Should one person be both the chairman of the board of directors and the chief executive officer of a major U.S. bank?
The answer appears to be yes, at least with respect to Jamie Dimon, chairman and CEO of New York-based JPMorgan Chase & Co., a global financial services company with assets of $2.4 trillion.
The question arose when a group of four JPMorgan Chase institutional shareholders introduced a shareholder resolution that would have required that the two positions not be held by one person.
The shareholders were the American Federation of State, County and Municipal Employees, AFSCME, Employees Pension Plan, Connecticut Retirement Plans and Trust Funds, Hermes Equity Ownership Services, and New York City Pension Funds.
But other shareholders said no, rejecting the proposal at the bank's annual meeting of shareholders held Tuesday in Tampa, Fla.
In a post-meeting company statement, Dimon referred only indirectly to the failed attempt to strip him of one of his jobs.
"We appreciate the support shown by shareholders and the thoughtful way many have engaged with us as they determined how to vote on these issues," Dimon said. "We take the feedback from shareholders very seriously, and we will continue to build toward being best-in-class in corporate governance."
Lee Raymond, presiding director of the company's board, also commented only indirectly.
"Our discussions with shareholders throughout this process have been constructive," Raymond said. "The board will continue to review its current structure and composition in light of today's feedback and with the best interest of shareholders in mind."
None of that sounds as if either man is in a rush to reopen the discussion.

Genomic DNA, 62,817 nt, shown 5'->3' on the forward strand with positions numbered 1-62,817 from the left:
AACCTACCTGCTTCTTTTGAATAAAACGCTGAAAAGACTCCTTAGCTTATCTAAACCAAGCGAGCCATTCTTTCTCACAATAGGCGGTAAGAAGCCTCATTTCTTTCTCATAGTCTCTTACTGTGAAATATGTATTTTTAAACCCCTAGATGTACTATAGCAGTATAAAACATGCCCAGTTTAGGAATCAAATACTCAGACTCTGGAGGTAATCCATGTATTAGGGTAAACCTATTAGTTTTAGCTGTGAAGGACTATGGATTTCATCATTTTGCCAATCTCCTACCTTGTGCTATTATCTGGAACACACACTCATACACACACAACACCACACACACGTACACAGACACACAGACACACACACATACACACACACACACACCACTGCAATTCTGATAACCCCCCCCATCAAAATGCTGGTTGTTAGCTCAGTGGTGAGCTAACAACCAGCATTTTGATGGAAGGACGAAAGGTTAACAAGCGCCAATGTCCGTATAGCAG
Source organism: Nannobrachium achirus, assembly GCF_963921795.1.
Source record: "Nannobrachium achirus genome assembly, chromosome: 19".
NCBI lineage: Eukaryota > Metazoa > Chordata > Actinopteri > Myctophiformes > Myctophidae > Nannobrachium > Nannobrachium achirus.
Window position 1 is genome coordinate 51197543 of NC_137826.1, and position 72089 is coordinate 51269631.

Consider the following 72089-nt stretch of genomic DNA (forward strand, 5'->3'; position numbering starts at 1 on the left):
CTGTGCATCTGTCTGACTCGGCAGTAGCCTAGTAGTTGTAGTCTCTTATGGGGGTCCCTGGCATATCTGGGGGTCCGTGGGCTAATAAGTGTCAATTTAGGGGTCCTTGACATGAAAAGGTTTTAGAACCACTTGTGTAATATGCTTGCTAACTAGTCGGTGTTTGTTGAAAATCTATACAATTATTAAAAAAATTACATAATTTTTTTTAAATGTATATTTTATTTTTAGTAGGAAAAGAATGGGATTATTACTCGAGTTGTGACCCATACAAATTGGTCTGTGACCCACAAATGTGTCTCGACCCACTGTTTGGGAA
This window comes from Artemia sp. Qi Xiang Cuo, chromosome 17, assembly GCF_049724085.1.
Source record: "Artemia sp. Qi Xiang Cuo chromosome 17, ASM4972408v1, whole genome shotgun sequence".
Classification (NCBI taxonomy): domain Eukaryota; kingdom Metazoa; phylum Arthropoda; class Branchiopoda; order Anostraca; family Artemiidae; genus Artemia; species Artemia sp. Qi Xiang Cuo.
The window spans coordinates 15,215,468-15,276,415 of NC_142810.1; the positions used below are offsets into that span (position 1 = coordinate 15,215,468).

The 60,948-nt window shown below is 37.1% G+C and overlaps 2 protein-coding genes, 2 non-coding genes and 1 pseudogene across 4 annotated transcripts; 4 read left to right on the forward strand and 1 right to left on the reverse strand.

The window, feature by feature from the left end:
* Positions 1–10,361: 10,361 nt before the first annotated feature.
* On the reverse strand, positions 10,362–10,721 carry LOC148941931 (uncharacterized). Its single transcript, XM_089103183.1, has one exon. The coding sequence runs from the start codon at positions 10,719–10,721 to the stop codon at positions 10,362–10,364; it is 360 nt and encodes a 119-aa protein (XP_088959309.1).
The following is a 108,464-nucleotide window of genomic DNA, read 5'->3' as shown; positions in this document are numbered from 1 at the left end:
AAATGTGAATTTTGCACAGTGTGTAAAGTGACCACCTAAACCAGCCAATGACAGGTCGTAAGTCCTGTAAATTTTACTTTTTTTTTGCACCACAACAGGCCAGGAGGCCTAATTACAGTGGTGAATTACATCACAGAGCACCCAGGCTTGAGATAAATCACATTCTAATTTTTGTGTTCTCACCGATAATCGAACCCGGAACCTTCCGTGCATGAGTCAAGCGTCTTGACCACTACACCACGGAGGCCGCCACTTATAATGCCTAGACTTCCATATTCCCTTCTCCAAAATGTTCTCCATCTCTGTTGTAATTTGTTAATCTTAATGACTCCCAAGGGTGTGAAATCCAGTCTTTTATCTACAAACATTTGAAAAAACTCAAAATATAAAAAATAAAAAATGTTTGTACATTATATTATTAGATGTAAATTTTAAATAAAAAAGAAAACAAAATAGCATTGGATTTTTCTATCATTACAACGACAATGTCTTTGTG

Still, Lee Saunders, president of AFSCME and chair of the AFSCME Employees Pension Plan Pension Committee, said in a separate statement that the effort wasn't over.
"The proposal may not have passed today, but concerned shareholders expressed their desire for a company that is run by a board that holds management accountable," Saunders said. "There is still a clear conflict of interest when a company’s board of directors, which is responsible for overseeing the company's CEO, is chaired by the CEO."
John C. Liu, New York City comptroller and investment adviser, custodian and trustee of the New York City Pension Funds, said shareholders still expect the board to strengthen its oversight of risk at the banking company.
"Today's votes serve notice that the recent string of oversight failures … require a change to the boardroom status quo. We will continue to call for an independent board chair as a check against excessive executive power," Liu said.
Do you think the chairman and CEO positions at Chase should be separated? Does Dimon deserve to hold both positions?
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